He travelled to games and tournaments in Romania, Greece, Czech Republic, Turkey, Macedonia and France and after high school envisioned playing professionally in Spain.
He said his parents – especially his mom – balked at that idea, and pressed him to get an education in case his basketball dream ever evaporated.
He found the best compromise for books and hoops was college basketball in America.
To facilitate that plan, he first spent a season at Don Bosco Prep outside Valparaiso, Indiana, a school that had some ties to Montenegro.
After averaging 18 points and 11 rebounds a game there, he chose Marshall, because, as he told me this summer, “it had two guys from Serbia and one from Bosnia and we all spoke the same language.”
He got limited playing time that first season and transferred to Marist, which also had several international players. After sitting out a season to meet NCAA transfer requirements, he averaged 7.1 points and 3.9 rebounds a game over his two-year career while also getting his degree.
He had several choices to relocate as a grad transfer and said the Wright State opportunity surprised him.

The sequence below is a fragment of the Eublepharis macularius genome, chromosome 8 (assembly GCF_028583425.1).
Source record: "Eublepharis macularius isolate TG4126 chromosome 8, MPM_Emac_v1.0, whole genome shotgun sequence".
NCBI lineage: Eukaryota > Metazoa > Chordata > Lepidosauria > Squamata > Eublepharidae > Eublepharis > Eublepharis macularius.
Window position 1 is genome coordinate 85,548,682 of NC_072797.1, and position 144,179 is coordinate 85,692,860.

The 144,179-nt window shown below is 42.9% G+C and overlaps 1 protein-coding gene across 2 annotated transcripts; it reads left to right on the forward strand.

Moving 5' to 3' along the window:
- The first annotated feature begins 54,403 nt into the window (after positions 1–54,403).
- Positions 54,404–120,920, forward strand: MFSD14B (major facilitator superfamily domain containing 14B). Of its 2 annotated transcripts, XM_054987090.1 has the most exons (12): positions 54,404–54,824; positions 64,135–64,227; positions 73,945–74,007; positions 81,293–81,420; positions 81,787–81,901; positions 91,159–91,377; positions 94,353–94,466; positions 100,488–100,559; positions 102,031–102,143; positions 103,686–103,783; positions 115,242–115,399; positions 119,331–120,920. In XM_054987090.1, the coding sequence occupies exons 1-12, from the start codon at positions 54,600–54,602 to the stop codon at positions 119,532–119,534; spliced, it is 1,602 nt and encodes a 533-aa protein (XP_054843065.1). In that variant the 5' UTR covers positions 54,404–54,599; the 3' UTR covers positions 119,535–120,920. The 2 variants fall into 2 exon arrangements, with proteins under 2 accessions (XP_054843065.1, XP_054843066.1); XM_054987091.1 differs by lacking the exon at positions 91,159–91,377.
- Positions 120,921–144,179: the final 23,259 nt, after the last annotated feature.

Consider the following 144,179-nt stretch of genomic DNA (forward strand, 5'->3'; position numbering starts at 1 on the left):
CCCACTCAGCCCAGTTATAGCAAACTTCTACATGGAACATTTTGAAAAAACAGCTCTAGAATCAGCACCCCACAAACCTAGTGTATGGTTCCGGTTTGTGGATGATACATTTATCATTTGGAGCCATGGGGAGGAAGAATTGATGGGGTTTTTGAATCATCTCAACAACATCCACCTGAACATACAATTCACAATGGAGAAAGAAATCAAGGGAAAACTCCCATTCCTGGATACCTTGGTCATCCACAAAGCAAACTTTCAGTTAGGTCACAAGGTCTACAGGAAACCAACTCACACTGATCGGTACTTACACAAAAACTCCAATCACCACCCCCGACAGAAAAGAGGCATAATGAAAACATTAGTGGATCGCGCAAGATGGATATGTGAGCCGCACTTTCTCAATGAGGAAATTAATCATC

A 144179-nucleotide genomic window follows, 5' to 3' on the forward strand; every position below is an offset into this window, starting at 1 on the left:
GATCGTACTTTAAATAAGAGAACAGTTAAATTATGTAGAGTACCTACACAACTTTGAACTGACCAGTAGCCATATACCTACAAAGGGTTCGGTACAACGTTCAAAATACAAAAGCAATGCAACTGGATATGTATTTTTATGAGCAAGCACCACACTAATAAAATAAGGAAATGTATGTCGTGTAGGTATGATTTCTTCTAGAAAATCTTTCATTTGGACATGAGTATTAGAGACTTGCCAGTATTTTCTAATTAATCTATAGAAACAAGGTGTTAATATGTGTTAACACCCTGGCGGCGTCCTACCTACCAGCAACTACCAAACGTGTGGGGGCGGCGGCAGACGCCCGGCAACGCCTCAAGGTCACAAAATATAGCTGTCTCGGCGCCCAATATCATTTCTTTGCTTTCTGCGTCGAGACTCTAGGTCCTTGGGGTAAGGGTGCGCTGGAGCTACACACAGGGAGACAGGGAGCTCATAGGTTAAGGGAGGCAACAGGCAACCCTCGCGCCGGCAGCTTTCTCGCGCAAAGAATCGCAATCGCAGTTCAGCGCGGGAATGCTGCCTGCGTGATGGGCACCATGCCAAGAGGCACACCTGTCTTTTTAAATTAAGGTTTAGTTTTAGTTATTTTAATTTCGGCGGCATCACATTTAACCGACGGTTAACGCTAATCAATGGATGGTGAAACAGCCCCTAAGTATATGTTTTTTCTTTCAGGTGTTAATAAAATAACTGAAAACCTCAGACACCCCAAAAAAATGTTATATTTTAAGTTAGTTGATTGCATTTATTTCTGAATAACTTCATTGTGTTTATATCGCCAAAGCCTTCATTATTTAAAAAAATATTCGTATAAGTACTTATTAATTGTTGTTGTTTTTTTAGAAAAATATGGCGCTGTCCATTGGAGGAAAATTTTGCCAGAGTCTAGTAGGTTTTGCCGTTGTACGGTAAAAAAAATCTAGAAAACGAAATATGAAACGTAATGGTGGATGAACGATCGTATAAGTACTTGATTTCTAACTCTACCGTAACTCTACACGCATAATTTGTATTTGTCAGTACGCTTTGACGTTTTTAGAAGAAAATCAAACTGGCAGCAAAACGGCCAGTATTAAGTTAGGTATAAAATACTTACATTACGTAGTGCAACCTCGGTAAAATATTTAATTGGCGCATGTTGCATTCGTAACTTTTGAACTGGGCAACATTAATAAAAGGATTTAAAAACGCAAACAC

“When I came for a visit I talked to Bill Wampler,” he said of the Raiders senior forward who transferred here three seasons ago from Drake. “I told him all I cared about were winning and being around good people….And I think I found them both here.”
And that’s why the nerve diagnosis left him, in his words, “very devastated.”
“It was almost surreal in a way,” he said. “I just felt a lot of negative emotions. For a couple of days, I just stayed by myself and let all the sadness come out.” It was especially tough because his parents were back in Montenegro and his girlfriend, Janelle Solviletti, a distance runner from Massachusetts who had captained the Marist women’s track and field and cross country teams, now lives in Boston.
The only people he had to lean on were his Raiders teammates and coaches and the Wright State training staff which continues to treat him.
He was told his scholarship would remain intact until he got his master’s degree. While that was a relief, he said he also has some discomfort with that good deed: